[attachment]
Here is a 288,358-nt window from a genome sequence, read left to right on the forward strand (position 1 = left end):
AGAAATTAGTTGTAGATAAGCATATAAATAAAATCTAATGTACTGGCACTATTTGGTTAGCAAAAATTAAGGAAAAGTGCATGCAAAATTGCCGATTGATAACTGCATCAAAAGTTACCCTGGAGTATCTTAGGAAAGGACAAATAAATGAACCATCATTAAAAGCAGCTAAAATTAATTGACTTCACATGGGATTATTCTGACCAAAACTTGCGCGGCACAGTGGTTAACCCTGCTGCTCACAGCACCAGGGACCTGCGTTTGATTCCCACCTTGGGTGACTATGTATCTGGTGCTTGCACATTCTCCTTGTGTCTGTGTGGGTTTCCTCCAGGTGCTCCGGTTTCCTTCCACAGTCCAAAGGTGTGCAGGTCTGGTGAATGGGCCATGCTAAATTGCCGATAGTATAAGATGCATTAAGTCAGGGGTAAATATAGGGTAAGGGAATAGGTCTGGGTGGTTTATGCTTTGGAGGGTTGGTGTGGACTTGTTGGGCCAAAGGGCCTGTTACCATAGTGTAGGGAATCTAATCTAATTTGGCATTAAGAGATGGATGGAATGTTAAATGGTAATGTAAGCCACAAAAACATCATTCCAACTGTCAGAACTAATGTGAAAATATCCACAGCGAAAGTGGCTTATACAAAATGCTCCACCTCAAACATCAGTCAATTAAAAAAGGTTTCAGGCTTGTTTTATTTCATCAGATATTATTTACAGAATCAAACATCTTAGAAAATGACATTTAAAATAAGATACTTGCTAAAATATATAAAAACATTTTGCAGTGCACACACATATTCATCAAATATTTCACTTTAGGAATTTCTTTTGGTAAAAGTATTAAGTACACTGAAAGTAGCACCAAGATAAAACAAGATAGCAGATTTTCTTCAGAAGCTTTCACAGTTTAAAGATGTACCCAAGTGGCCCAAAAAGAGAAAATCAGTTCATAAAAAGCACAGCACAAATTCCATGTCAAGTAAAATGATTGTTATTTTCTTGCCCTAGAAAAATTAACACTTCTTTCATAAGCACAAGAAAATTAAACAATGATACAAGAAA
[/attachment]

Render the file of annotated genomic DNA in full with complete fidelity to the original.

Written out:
Here is a 288,358-nt window from a genome sequence, read left to right on the forward strand (position 1 = left end):
AGAAATTAGTTGTAGATAAGCATATAAATAAAATCTAATGTACTGGCACTATTTGGTTAGCAAAAATTAAGGAAAAGTGCATGCAAAATTGCCGATTGATAACTGCATCAAAAGTTACCCTGGAGTATCTTAGGAAAGGACAAATAAATGAACCATCATTAAAAGCAGCTAAAATTAATTGACTTCACATGGGATTATTCTGACCAAAACTTGCGCGGCACAGTGGTTAACCCTGCTGCTCACAGCACCAGGGACCTGCGTTTGATTCCCACCTTGGGTGACTATGTATCTGGTGCTTGCACATTCTCCTTGTGTCTGTGTGGGTTTCCTCCAGGTGCTCCGGTTTCCTTCCACAGTCCAAAGGTGTGCAGGTCTGGTGAATGGGCCATGCTAAATTGCCGATAGTATAAGATGCATTAAGTCAGGGGTAAATATAGGGTAAGGGAATAGGTCTGGGTGGTTTATGCTTTGGAGGGTTGGTGTGGACTTGTTGGGCCAAAGGGCCTGTTACCATAGTGTAGGGAATCTAATCTAATTTGGCATTAAGAGATGGATGGAATGTTAAATGGTAATGTAAGCCACAAAAACATCATTCCAACTGTCAGAACTAATGTGAAAATATCCACAGCGAAAGTGGCTTATACAAAATGCTCCACCTCAAACATCAGTCAATTAAAAAAGGTTTCAGGCTTGTTTTATTTCATCAGATATTATTTACAGAATCAAACATCTTAGAAAATGACATTTAAAATAAGATACTTGCTAAAATATATAAAAACATTTTGCAGTGCACACACATATTCATCAAATATTTCACTTTAGGAATTTCTTTTGGTAAAAGTATTAAGTACACTGAAAGTAGCACCAAGATAAAACAAGATAGCAGATTTTCTTCAGAAGCTTTCACAGTTTAAAGATGTACCCAAGTGGCCCAAAAAGAGAAAATCAGTTCATAAAAAGCACAGCACAAATTCCATGTCAAGTAAAATGATTGTTATTTTCTTGCCCTAGAAAAATTAACACTTCTTTCATAAGCACAAGAAAATTAAACAATGATACAAGAAA